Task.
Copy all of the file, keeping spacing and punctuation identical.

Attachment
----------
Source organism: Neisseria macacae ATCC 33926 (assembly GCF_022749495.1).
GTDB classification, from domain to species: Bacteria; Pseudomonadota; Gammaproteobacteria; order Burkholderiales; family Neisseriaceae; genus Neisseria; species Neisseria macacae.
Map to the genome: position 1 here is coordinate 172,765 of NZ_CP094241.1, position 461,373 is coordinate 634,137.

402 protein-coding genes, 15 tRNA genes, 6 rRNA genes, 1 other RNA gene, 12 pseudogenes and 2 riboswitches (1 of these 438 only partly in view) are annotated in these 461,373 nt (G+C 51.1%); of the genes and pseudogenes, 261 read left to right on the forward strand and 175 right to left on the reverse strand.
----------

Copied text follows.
Source organism: Neisseria macacae ATCC 33926 (assembly GCF_022749495.1).
GTDB classification, from domain to species: Bacteria; Pseudomonadota; Gammaproteobacteria; order Burkholderiales; family Neisseriaceae; genus Neisseria; species Neisseria macacae.
Map to the genome: position 1 here is coordinate 172,765 of NZ_CP094241.1, position 461,373 is coordinate 634,137.

402 protein-coding genes, 15 tRNA genes, 6 rRNA genes, 1 other RNA gene, 12 pseudogenes and 2 riboswitches (1 of these 438 only partly in view) are annotated in these 461,373 nt (G+C 51.1%); of the genes and pseudogenes, 261 read left to right on the forward strand and 175 right to left on the reverse strand.